Since the final image is usually rectangular, a rectangular lens hood is a good choice and favored over the round shape. The rectangular shape is usually longer and can block more extraneous light.


The tulip shape, also known as the petal lens hood,, is a good all-around lens. It can can rotate to allow light in or block it. The tulip often comes with long petals, which the photographer may wish to shorten. This type of flexibility offers better protection and flexibility than round or rectangular types. The petal lens hood works well with the camera's digital sensor and the aspect ratio, improving the angle of view.


The circular lens hood, also known as round, is round just like the camera lens. However, the final picture is usually rectangular, so the round lens hood confers no advantage and is not an optimal choice.

Adjustable Bellows

These are more expensive lens hoods that adjust more precisely for a given focal length and more accurately match the field of view. However, bellow lens hoods are more expensive.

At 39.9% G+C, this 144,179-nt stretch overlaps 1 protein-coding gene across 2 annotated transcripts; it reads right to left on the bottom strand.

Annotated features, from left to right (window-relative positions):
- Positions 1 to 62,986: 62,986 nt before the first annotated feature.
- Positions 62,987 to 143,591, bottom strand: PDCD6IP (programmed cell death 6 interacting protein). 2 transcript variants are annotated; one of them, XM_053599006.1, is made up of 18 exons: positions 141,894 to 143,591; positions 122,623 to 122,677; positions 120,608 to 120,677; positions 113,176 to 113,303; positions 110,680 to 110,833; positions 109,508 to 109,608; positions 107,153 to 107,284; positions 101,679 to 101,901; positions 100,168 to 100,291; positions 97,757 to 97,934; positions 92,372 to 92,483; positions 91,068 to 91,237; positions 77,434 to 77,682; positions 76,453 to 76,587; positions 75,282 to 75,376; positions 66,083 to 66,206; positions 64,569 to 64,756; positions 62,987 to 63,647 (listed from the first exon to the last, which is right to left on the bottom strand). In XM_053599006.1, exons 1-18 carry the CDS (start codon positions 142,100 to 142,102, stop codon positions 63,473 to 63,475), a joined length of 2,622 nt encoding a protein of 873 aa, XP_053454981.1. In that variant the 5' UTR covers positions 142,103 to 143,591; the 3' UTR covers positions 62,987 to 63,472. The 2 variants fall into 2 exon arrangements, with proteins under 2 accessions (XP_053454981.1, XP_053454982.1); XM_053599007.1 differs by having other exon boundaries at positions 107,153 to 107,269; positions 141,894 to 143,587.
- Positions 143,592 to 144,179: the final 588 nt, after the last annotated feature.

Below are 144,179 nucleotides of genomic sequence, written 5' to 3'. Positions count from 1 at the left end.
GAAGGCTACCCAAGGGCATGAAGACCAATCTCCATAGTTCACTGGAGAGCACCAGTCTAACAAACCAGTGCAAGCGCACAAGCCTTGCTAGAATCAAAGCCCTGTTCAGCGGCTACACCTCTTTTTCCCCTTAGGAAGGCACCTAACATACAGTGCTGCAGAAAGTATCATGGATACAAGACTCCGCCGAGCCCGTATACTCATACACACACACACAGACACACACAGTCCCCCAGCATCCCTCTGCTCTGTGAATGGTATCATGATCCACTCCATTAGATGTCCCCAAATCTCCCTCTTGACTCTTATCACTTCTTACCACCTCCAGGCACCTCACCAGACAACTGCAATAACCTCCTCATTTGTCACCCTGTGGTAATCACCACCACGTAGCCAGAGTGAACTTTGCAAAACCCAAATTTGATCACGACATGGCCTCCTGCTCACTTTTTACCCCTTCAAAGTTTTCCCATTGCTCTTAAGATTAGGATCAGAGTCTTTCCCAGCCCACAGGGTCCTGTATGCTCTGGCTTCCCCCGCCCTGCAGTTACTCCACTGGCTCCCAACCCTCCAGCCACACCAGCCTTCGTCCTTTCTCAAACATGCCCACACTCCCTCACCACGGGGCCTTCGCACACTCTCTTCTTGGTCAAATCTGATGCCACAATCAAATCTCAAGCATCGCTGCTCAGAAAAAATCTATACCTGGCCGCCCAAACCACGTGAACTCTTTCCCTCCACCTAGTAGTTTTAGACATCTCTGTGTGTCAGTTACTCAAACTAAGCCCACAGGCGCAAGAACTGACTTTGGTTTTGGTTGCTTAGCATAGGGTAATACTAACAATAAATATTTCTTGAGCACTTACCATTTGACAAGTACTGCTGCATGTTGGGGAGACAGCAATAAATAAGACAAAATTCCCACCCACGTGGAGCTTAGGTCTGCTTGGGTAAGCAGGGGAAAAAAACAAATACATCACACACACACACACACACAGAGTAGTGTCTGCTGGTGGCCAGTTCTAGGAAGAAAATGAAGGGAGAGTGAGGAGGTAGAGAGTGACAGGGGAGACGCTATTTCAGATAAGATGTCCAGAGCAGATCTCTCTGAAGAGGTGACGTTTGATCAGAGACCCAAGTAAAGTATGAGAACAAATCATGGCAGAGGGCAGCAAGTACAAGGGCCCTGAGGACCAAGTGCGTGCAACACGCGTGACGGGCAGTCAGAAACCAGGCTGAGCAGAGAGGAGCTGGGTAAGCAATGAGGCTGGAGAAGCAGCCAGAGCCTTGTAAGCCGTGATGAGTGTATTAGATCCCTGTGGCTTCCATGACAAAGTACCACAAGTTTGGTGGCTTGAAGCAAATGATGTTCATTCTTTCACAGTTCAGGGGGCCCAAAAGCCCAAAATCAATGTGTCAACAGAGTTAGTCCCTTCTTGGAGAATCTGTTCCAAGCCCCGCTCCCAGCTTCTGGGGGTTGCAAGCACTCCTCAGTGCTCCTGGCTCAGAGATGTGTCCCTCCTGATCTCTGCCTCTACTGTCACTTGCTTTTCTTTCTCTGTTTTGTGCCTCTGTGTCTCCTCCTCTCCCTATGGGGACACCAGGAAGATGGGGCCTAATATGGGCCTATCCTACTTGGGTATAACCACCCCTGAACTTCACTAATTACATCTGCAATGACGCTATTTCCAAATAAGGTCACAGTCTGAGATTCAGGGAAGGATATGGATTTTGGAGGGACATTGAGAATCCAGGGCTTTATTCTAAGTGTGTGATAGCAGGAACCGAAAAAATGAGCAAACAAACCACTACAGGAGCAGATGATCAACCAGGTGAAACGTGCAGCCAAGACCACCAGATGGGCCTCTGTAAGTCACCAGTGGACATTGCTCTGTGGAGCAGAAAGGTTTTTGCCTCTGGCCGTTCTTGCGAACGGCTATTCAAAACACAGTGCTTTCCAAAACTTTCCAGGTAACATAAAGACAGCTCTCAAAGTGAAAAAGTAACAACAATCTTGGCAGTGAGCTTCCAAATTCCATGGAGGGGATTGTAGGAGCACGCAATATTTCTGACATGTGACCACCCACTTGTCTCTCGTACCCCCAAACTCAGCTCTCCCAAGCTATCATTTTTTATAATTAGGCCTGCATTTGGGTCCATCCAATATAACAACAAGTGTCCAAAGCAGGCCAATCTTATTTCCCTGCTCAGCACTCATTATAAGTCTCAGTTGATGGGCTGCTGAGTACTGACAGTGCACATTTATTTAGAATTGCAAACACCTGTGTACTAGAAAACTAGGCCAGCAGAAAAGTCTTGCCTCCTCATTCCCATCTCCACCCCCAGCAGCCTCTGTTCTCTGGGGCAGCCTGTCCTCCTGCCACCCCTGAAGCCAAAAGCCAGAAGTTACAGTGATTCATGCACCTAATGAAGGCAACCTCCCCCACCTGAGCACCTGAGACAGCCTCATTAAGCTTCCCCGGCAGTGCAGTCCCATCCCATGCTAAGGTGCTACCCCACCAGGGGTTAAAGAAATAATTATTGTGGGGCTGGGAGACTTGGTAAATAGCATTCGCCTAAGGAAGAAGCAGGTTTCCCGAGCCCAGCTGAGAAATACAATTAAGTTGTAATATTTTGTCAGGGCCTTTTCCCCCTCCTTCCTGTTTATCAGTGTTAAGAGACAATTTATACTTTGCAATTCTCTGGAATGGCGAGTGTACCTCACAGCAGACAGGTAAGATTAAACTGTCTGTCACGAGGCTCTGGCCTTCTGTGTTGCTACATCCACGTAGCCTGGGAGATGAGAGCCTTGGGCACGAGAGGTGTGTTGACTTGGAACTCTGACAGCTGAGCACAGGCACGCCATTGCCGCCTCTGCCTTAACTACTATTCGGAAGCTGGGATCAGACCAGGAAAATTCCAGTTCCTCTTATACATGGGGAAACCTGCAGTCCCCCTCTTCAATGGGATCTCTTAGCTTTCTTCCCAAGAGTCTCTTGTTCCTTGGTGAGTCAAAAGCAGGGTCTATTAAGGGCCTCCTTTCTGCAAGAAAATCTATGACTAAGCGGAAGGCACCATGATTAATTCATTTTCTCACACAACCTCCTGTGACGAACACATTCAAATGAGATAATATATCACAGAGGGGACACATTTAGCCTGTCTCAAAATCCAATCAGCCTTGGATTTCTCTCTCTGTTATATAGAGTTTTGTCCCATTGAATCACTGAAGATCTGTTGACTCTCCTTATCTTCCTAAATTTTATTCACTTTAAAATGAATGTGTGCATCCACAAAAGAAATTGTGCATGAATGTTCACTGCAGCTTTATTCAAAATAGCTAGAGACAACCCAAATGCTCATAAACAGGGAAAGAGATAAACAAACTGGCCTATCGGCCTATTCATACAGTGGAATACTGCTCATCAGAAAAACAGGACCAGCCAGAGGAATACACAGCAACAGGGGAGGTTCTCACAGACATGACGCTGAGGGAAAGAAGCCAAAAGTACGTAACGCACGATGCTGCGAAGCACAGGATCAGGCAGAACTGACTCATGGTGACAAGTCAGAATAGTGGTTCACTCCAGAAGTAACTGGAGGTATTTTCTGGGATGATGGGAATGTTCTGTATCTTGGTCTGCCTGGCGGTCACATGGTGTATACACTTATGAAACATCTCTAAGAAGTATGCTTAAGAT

Many photographers have the most expensive camera and lenses, and yet do not want to use lens hoods because lens hoods are bulky, take up space, and add to the weight of the camera bag. However, wise photographers should have several sizes and varieties in their gear set for the zoom lens.

Disadvantage of Zoom Lens Hoods

If the lens hood is too long, the unfortunate consequence is vignetting. This technical difficulty is caused when the hood is too long and it blocks imaging-forming light as well as extraneous light. This causes the image to have black corners and uneven transitions from black to bright and colorful. However, an artist may prefer some vignetting in a gradual darkening towards the edges. Still, most photographs are not intended to have abrupt or even gradual darkening at the edges, so care must be taken to choose an appropriate size lens hood.

Determining the Size of the Lens Hood

To avoid vignetting, every aperture commonly needs an adjustment in the hood. As mentioned previously, only the widest of apertures in the zoom lens will benefit from the lens hood. The tulip hood is a good compromise, as it turns and blocks light from different directions. The best approach to determine the size of the lens hood is to experiment and take test exposures at every f-stop, with or without a hood and several different sizes and shapes of lens hoods.

Equipment and Procedures to Limit Lens Flare